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Web-Site Overhaul Is Music To Patrons' Ears

Boston Symphony updates static 1,500-page site with Art Technology Group's system
A year ago, patrons of the Boston Symphony Orchestra didn't have many options when it came to buying tickets to upcoming concerts.

The 101-year-old, not-for-profit organization had a Web site where people could log on and buy tickets. But that wasn't an appealing option for many people--the site didn't let customers see where their seats were or learn about any changes in performances. For more detailed and dynamic information, customers had to phone for assistance, hoping they could reach one of only 20 call-center representatives, or go to the ticket office.

"The site was static in appearance," says Rich Bradway, manager of Internet marketing at the Boston Symphony Orchestra. "To buy a ticket, people would give us a name and price range, but they wouldn't know what they were getting until they received the ticket." Bradway knew his organization could do better.

Many other services that the orchestra provided also needed improvement. Bradway was looking for ways to simplify the site-updating process, to make it easier to accept online donations, and to provide easier access to archives. He also wanted to improve the organization's youth outreach programs as part of his efforts to build a younger audience.

That translated to a complete overhaul of the orchestra's static 1,500-page Web site. Last fall, after considering options such as technology from Macromedia Inc. and basic content-management tools, Bradway opted to buy the Dynamo E-commerce system from Art Technology Group Inc. The vendor provided both content-and data-management systems with an easy-to-use E-commerce platform. Within six months of launching the redesign project, the orchestra had a new and dynamic Web presence, and it continues to build new features into the site.

The Boston Symphony also hired consulting firm Sapient Corp. to manage the changeover. The first task was to input all the content from the existing site, which ran on two Windows NT servers using the Black Rocket E-business network services from Genuity Inc., into the Dynamo server.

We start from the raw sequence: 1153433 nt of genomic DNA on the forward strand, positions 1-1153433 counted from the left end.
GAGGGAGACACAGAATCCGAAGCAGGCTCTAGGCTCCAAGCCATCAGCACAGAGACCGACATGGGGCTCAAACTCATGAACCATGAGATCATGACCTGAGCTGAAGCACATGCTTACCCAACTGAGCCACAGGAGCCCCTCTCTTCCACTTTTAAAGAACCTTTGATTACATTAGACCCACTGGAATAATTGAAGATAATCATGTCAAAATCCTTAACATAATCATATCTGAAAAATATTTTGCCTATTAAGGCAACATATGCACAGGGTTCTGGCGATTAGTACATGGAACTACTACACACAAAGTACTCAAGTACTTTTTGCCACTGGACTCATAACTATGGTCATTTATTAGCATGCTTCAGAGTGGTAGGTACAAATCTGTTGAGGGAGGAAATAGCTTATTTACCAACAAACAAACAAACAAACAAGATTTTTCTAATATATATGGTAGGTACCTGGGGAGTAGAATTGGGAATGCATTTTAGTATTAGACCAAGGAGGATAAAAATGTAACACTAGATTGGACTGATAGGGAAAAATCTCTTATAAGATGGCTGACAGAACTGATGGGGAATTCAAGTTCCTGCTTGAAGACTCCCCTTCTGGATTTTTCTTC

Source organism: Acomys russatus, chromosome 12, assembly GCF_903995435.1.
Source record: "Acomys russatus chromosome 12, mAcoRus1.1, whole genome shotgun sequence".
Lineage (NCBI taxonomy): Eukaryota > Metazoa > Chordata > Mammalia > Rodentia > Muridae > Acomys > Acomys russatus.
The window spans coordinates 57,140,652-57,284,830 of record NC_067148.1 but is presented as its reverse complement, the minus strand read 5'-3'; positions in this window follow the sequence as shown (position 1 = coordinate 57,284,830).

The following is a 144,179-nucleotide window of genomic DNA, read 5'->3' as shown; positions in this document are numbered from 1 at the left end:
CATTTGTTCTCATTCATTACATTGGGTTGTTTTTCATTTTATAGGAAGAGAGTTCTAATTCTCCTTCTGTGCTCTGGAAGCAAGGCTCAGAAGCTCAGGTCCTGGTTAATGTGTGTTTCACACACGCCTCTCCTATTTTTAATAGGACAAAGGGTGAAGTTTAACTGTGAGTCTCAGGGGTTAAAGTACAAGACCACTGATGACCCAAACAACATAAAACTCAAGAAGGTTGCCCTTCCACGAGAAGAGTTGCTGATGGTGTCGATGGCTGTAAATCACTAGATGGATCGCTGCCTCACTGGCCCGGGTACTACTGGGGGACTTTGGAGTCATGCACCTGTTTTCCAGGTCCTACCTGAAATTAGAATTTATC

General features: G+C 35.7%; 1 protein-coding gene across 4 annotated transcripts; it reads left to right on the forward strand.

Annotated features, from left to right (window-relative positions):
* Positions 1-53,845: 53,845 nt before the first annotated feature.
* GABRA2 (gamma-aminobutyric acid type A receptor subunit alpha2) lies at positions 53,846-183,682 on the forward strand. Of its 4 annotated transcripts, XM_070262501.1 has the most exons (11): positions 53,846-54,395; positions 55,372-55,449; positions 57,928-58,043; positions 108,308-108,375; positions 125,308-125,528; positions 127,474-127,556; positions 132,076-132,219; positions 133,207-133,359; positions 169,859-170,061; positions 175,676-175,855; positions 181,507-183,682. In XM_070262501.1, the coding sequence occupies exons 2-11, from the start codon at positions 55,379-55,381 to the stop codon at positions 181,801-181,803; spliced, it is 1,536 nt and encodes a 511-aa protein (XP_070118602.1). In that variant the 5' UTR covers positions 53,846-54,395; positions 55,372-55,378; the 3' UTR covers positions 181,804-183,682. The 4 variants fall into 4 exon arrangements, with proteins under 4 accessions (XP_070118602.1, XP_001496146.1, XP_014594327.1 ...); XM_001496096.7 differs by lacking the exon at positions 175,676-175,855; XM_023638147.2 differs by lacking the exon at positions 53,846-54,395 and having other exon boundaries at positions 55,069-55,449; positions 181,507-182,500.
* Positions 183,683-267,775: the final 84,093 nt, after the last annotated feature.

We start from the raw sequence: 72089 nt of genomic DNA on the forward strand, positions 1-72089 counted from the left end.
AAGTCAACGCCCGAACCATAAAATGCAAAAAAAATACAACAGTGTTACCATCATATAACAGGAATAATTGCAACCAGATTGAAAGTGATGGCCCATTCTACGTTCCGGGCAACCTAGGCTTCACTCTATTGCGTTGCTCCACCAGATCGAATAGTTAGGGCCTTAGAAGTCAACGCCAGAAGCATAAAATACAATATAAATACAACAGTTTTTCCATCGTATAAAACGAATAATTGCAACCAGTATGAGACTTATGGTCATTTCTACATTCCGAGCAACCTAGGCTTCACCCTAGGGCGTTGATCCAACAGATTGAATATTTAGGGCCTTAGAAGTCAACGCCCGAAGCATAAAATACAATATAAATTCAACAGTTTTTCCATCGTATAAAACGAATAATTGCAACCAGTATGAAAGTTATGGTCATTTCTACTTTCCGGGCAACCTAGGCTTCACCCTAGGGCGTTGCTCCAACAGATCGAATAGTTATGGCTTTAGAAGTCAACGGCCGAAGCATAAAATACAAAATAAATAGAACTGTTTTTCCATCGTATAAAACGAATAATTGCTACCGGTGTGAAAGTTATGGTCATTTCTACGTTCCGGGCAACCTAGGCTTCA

Art Technology Group provided educational services that taught Bradway Java programming so he could manage the flow of content on his own, keeping the site fresh but not having to go back to the vendor or a consultant for help. That gave Bradway the opportunity to improve the organization's branding efforts, so there would be a consistent image but separate feel to each of the orchestra's three divisions: the Boston Symphony Orchestra, the Boston Pops, and Tanglewood.

"With more than 200 performances a year, it's [common] to have a program change or a performer bow out," Bradway says. "But just to change information on one performance was a lot of work." To make it easier to manage the content across the three divisions, Sapient reconfigured the Dynamo interface on the Dynamo control center so it could be used as a content-management tool. When a change is made on one page of the Web site, it's automatically changed on all associated pages, a task that previously had been done manually.

Loyalty programs, such as annual subscriptions to patrons looking for advance notice on performances and early access to tickets, have long been a part of the orchestra's selling program. A key goal of the new site is to encourage patrons to use the Internet to buy subscriptions online, reducing call-center costs, while creating a database of subscribers that can be used for E-mail marketing. "The Internet needs to be a tool we use to get more people informed about us and, since it targets a younger crowd, we thought we could use it to target this new market segment," Bradway says.